Simon Miller

Hey Simon, thanks so much for taking the time and doing the interview with us. Please introduce yourself to our readers and tell us a little about how you started out your wrestling career.

No problem! Thanks for having me. Well, my name is indeed Simon Miller and I’m somehow both able to talk about wrestling on YouTube for WhatCulture and wrestle in real life as well. In terms of how the latter started, it was just something I’d always wanted to do. I tried in my early 20s but didn’t have the mental capacity to keep it up, so when I felt more ready for the challenge I decided to give it one last go. The way I saw it, it would either go really well or I could finally draw a line under it and move on. That’s no bad thing.

As it turned out, an Al Snow Wrestling Academy opened mere minutes from my house when I was having these thoughts and that was justification to at least try. The fact I combined this with documenting my progress on WhatCulture helped with the motivation as some people really did get invested, and after training my ass off I’m very fortunate to now be in a position where I’m being booked and having matches all the time.

How have you incorporated merch into your career as a wrestler, YouTuber and as a podcast host? Do you approach these in different manners?

I would argue I’m not very good at merchandise at all [laughs]! I’m not a natural salesman unless of course I’m in a ring and someone punches me in the face. Then, hopefully, that changes. I do enjoy the process of developing a t-shirt idea, but I do need to do better in terms of linking all those together and offering a product that each audience can enjoy. It’s like anything, though. I’m working on it, learning every day and I’m sure I’ll improve as the weeks go on.

Cheap plug, but that’s why working with Pins and Knuckles is so helpful. You guys do this day in, day out and it helps me fashion better ideas and how I should approach it going forward. I do need more options, though. This I know. I’m working on it!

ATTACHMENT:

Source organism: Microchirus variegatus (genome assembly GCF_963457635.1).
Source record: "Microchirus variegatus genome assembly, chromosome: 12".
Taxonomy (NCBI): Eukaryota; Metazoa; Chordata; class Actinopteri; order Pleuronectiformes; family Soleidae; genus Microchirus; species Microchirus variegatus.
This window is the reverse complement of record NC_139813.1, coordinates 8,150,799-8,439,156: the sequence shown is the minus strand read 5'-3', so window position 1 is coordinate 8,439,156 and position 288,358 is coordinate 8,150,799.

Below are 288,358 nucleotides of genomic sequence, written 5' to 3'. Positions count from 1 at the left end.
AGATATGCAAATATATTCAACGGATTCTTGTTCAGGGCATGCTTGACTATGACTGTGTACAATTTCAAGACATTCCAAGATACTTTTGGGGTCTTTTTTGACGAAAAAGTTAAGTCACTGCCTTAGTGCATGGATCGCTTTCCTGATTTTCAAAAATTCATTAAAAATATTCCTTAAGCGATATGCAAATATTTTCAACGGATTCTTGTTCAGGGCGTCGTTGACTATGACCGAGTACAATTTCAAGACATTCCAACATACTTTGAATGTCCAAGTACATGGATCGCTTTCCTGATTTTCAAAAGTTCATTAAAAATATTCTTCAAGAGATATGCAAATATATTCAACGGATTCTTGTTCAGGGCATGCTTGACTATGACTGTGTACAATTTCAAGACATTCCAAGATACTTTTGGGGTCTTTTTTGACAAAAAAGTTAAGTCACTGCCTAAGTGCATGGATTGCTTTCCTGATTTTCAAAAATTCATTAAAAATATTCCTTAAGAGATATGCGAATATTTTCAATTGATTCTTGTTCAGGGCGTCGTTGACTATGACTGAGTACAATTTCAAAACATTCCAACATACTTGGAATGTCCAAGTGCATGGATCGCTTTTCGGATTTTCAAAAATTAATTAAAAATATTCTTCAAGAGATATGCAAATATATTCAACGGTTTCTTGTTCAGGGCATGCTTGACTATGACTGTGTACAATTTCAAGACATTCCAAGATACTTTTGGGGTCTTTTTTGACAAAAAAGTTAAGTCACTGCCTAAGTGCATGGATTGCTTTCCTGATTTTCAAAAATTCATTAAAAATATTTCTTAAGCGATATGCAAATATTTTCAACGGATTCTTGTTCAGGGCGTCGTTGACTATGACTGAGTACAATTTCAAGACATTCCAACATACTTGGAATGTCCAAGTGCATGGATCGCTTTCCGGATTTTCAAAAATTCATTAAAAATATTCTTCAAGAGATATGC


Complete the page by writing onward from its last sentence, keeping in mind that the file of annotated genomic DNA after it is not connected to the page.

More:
What tips and tricks regarding wrestling and wrestling merchandising have you picked up along the way that you wouldn’t mind sharing with our readers?

Offer a good quality product. Most fans know quite quickly if they like the design,  but if it turns up and it looks awful then they’re not going to be pleased and nor should they be. I’m a real stickler for customer satisfaction because I get how hard it is to earn money. For anyone to choose to spend that on something I’m putting out there… well, it has to turn up and make the buyer feel satisfied. If it doesn’t I’ve failed.

Otherwise choice is a huge factor. People love to browse and everyone has different tastes. If you’re not offering something for everyone you’ll probably find you don’t sell that much. My main takeaway from this is that I’m miles better at talking about merch than actually selling it [laughs].

How do you go about marketing your merch to your fans?

Well, this ties into what I was just saying. I need to be louder about it and let people know, but it can be hard. You never want it to feel like you’re bashing someone over the head shouting ‘BUY MY MERCH!’ but there’s a balance and I’m probably on the low end. I could definitely advertise it more, but even then, I’m really happy with how it’s gone so far. I sell a good few t-shirts a week and everyone always seems really pleased with them when they arrive.